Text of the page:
The Lacey Act, Leading the Fight Against Illegal Logging

From furniture to paper and pencils, wood products are a part of our everyday lives. Though wood products are now more than ever coming from sustainable sources, up to 30 percent of wood traded internationally has been harvested illegally. Not only does illegal logging damage the environment, it disrupts our climate, hurts communities and threatens American jobs.

Thankfully, with a landmark law called the Lacey Act, the United States is helping lead the fight against illegal logging. To get a snapshot of the costs of illegal logging and how you can help, take a look at our new webpage.

Deforestation, which is driven in part by illegal logging, is one of the largest sources of climate-disrupting pollution. Each year deforestation accounts for roughly 1.5 billion tons of carbon dioxide, around 17 percent of global climate-disrupting pollution. Further, illegal logging threatens valuable habitat for endangered animals and plants. A great report from the Environmental Investigation Agency details how illegal logging in the Russian Far East, allegedly to supply the flooring giant Lumber Liquidators, is threatening the last 450 Siberian tigers in the wild.

Illegal logging also threatens communities that live in and around forests. The illegal harvesting and removal of timber deprives countries of roughly $15 billion a year in tax revenue. Instead of funding public improvements that benefit communities, revenue from illegal logging funds underground crime.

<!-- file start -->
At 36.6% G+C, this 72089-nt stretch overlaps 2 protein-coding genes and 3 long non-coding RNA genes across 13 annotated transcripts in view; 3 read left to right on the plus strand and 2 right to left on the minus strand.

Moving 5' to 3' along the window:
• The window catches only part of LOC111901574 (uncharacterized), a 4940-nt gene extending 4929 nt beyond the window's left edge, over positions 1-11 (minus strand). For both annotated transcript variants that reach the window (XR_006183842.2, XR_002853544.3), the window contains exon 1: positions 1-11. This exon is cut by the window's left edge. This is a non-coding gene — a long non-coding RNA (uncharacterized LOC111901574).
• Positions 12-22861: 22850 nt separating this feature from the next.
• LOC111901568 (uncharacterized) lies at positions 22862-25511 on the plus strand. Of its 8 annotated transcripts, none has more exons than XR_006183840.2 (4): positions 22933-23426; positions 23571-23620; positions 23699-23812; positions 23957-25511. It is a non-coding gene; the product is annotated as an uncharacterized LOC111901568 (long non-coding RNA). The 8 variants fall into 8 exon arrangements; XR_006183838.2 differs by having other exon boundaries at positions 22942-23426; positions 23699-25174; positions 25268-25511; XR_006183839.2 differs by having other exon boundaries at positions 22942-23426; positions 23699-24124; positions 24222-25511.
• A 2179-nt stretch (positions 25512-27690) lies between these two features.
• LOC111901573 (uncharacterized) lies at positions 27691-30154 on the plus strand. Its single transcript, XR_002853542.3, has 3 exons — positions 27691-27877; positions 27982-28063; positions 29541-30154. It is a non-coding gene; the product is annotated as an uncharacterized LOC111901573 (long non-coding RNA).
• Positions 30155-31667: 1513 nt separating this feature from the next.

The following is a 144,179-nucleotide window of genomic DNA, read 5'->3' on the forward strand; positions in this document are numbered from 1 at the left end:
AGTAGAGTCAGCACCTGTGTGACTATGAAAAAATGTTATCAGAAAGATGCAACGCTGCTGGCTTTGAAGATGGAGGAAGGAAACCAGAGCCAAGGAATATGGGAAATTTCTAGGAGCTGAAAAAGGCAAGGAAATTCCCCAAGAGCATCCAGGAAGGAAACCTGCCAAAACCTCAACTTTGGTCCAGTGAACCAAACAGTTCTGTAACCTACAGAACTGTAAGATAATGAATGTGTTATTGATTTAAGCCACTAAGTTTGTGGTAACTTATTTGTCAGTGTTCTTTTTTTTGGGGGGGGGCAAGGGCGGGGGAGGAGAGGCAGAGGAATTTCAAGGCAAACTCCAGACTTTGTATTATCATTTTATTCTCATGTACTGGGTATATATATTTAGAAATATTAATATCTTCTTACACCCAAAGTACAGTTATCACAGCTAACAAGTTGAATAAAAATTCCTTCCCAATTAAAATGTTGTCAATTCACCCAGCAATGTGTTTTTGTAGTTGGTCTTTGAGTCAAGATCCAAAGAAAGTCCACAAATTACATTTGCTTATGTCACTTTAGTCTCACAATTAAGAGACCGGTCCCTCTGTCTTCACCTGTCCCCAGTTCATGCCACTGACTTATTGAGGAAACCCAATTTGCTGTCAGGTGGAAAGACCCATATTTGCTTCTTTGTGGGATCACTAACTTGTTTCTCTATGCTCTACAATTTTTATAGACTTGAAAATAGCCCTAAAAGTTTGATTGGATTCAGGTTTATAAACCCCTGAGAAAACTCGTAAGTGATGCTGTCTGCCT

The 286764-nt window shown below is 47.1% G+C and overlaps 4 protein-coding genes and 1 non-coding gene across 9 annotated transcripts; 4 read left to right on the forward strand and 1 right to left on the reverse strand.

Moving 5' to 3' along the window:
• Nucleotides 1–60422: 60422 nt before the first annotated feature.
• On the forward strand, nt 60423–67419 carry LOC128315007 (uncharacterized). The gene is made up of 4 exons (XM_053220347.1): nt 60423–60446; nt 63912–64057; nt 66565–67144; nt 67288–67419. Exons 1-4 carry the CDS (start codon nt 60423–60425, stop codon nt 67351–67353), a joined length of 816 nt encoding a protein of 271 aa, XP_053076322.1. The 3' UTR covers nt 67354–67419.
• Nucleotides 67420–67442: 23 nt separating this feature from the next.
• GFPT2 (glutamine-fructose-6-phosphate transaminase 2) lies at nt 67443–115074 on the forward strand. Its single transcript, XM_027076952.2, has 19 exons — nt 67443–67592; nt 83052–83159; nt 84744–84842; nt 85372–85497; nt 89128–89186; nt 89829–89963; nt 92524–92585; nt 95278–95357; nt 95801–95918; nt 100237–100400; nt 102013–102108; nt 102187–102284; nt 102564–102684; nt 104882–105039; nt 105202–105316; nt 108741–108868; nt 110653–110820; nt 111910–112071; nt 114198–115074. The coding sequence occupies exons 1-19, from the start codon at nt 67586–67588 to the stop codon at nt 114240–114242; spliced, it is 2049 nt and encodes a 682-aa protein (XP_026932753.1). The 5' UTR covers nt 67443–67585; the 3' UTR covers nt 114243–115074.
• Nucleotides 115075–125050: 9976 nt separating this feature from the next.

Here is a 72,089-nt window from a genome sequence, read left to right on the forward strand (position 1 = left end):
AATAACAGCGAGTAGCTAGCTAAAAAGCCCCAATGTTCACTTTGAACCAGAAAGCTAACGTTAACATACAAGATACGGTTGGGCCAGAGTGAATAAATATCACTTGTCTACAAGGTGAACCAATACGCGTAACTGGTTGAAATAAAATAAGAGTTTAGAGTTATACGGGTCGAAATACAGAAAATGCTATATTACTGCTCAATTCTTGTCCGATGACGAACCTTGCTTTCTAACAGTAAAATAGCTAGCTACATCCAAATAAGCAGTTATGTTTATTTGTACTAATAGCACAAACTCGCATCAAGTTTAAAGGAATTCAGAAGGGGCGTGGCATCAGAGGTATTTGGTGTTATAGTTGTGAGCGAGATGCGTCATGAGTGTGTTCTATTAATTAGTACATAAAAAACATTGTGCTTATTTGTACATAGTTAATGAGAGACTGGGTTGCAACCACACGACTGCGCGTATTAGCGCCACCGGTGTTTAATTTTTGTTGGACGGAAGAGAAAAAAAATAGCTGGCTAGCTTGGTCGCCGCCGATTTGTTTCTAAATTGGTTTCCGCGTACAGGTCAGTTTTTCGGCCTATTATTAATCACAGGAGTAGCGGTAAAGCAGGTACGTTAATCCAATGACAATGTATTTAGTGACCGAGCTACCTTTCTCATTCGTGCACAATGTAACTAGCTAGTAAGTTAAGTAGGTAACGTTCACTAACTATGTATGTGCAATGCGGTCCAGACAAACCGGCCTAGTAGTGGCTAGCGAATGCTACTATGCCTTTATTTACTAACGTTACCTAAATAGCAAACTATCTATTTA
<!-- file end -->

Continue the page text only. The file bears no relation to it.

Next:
Trade in illegally harvested timber threatens American jobs by driving down the price of wood products. Cheaper wood might sound good, but it actually places a huge burden on American companies. In fact, it's estimated that lower prices due to the trade of illegally harvested wood products ends up costing U.S. companies $1 billion annually.

Thankfully, the United States has taken the lead in fighting the trade of illegally harvested wood. In 2008, the U.S. Congress amended the Lacey Act to ban the import of illegally harvested wood. Now, companies that import wood products must identify the species and origin of their products. Violators of the law face fines and jail time. Led by the U.S. Department of Agriculture's Animal and Plant Health Inspection Service and the U.S. Fish and Wildlife Service, the federal government has opened investigations into companies that are alleged to knowingly import illegally harvested timber.

Since its amendment, the Lacey Act has shown a strong track record of requiring companies to identify the source of imported wood, both leading to more sustainable supply chains and helping decrease illegal logging. Currently, opponents of the Lacey Act are trying to weaken this landmark law. To help ensure the U.S. continues to lead in the fight against illegal logging and climate disruption, tell the President and Congress to fully enforce the Lacey Act!